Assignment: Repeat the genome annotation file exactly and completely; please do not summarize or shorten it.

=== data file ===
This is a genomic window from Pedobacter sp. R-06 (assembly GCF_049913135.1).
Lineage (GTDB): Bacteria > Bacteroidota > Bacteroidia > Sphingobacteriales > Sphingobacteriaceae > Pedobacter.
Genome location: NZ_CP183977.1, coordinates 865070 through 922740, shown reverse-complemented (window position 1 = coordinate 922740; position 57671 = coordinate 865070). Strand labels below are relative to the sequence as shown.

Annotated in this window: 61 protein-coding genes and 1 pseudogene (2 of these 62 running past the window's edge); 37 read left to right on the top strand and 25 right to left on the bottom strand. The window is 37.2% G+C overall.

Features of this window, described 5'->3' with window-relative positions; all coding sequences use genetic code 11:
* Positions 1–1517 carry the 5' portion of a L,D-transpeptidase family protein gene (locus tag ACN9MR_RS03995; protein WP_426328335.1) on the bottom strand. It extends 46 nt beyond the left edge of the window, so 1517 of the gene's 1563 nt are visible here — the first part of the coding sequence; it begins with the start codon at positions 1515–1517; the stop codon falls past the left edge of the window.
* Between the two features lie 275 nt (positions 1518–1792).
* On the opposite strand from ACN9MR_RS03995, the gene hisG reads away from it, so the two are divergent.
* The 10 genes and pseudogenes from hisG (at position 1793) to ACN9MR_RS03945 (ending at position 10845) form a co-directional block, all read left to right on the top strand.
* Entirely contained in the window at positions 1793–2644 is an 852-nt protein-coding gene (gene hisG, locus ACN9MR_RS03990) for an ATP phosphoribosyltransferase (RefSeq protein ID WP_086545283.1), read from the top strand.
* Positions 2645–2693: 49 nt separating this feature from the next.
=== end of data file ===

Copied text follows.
This is a genomic window from Pedobacter sp. R-06 (assembly GCF_049913135.1).
Lineage (GTDB): Bacteria > Bacteroidota > Bacteroidia > Sphingobacteriales > Sphingobacteriaceae > Pedobacter.
Genome location: NZ_CP183977.1, coordinates 865070 through 922740, shown reverse-complemented (window position 1 = coordinate 922740; position 57671 = coordinate 865070). Strand labels below are relative to the sequence as shown.

Annotated in this window: 61 protein-coding genes and 1 pseudogene (2 of these 62 running past the window's edge); 37 read left to right on the top strand and 25 right to left on the bottom strand. The window is 37.2% G+C overall.

Features of this window, described 5'->3' with window-relative positions; all coding sequences use genetic code 11:
* Positions 1–1517 carry the 5' portion of a L,D-transpeptidase family protein gene (locus tag ACN9MR_RS03995; protein WP_426328335.1) on the bottom strand. It extends 46 nt beyond the left edge of the window, so 1517 of the gene's 1563 nt are visible here — the first part of the coding sequence; it begins with the start codon at positions 1515–1517; the stop codon falls past the left edge of the window.
* Between the two features lie 275 nt (positions 1518–1792).
* On the opposite strand from ACN9MR_RS03995, the gene hisG reads away from it, so the two are divergent.
* The 10 genes and pseudogenes from hisG (at position 1793) to ACN9MR_RS03945 (ending at position 10845) form a co-directional block, all read left to right on the top strand.
* Entirely contained in the window at positions 1793–2644 is an 852-nt protein-coding gene (gene hisG, locus ACN9MR_RS03990) for an ATP phosphoribosyltransferase (RefSeq protein ID WP_086545283.1), read from the top strand.
* Positions 2645–2693: 49 nt separating this feature from the next.